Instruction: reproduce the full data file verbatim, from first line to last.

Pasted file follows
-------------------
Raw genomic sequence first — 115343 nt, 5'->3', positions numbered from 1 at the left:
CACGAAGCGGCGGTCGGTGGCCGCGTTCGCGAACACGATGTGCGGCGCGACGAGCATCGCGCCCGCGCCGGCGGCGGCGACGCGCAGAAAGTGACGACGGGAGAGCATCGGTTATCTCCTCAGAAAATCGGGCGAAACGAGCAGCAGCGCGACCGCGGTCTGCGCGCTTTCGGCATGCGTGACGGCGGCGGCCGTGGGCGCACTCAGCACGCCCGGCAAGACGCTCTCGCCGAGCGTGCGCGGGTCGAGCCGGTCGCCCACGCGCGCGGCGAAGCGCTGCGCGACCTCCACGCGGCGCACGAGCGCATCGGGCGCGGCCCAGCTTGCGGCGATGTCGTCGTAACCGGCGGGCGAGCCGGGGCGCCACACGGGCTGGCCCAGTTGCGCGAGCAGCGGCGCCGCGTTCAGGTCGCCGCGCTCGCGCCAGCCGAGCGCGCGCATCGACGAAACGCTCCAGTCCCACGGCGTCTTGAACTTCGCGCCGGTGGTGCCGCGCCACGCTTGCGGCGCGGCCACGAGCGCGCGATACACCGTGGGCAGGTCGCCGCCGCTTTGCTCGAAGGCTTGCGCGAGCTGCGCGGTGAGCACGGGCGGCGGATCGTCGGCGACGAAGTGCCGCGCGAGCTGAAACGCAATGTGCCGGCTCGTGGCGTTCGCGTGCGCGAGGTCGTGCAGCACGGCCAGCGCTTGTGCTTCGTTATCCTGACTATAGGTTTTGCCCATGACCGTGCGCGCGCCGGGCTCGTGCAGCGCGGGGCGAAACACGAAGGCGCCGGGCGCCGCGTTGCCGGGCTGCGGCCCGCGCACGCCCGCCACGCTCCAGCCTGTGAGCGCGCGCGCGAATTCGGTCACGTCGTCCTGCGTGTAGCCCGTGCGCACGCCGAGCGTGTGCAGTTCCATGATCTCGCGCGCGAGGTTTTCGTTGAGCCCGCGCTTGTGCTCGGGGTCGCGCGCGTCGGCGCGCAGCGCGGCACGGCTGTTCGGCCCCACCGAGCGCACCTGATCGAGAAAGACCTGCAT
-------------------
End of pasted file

Raw genomic sequence first — 115343 nt, 5'->3', positions numbered from 1 at the left:
CACGAAGCGGCGGTCGGTGGCCGCGTTCGCGAACACGATGTGCGGCGCGACGAGCATCGCGCCCGCGCCGGCGGCGGCGACGCGCAGAAAGTGACGACGGGAGAGCATCGGTTATCTCCTCAGAAAATCGGGCGAAACGAGCAGCAGCGCGACCGCGGTCTGCGCGCTTTCGGCATGCGTGACGGCGGCGGCCGTGGGCGCACTCAGCACGCCCGGCAAGACGCTCTCGCCGAGCGTGCGCGGGTCGAGCCGGTCGCCCACGCGCGCGGCGAAGCGCTGCGCGACCTCCACGCGGCGCACGAGCGCATCGGGCGCGGCCCAGCTTGCGGCGATGTCGTCGTAACCGGCGGGCGAGCCGGGGCGCCACACGGGCTGGCCCAGTTGCGCGAGCAGCGGCGCCGCGTTCAGGTCGCCGCGCTCGCGCCAGCCGAGCGCGCGCATCGACGAAACGCTCCAGTCCCACGGCGTCTTGAACTTCGCGCCGGTGGTGCCGCGCCACGCTTGCGGCGCGGCCACGAGCGCGCGATACACCGTGGGCAGGTCGCCGCCGCTTTGCTCGAAGGCTTGCGCGAGCTGCGCGGTGAGCACGGGCGGCGGATCGTCGGCGACGAAGTGCCGCGCGAGCTGAAACGCAATGTGCCGGCTCGTGGCGTTCGCGTGCGCGAGGTCGTGCAGCACGGCCAGCGCTTGTGCTTCGTTATCCTGACTATAGGTTTTGCCCATGACCGTGCGCGCGCCGGGCTCGTGCAGCGCGGGGCGAAACACGAAGGCGCCGGGCGCCGCGTTGCCGGGCTGCGGCCCGCGCACGCCCGCCACGCTCCAGCCTGTGAGCGCGCGCGCGAATTCGGTCACGTCGTCCTGCGTGTAGCCCGTGCGCACGCCGAGCGTGTGCAGTTCCATGATCTCGCGCGCGAGGTTTTCGTTGAGCCCGCGCTTGTGCTCGGGGTCGCGCGCGTCGGCGCGCAGCGCGGCACGGCTGTTCGGCCCCACCGAGCGCACCTGATCGAGAAAGACCTGCAT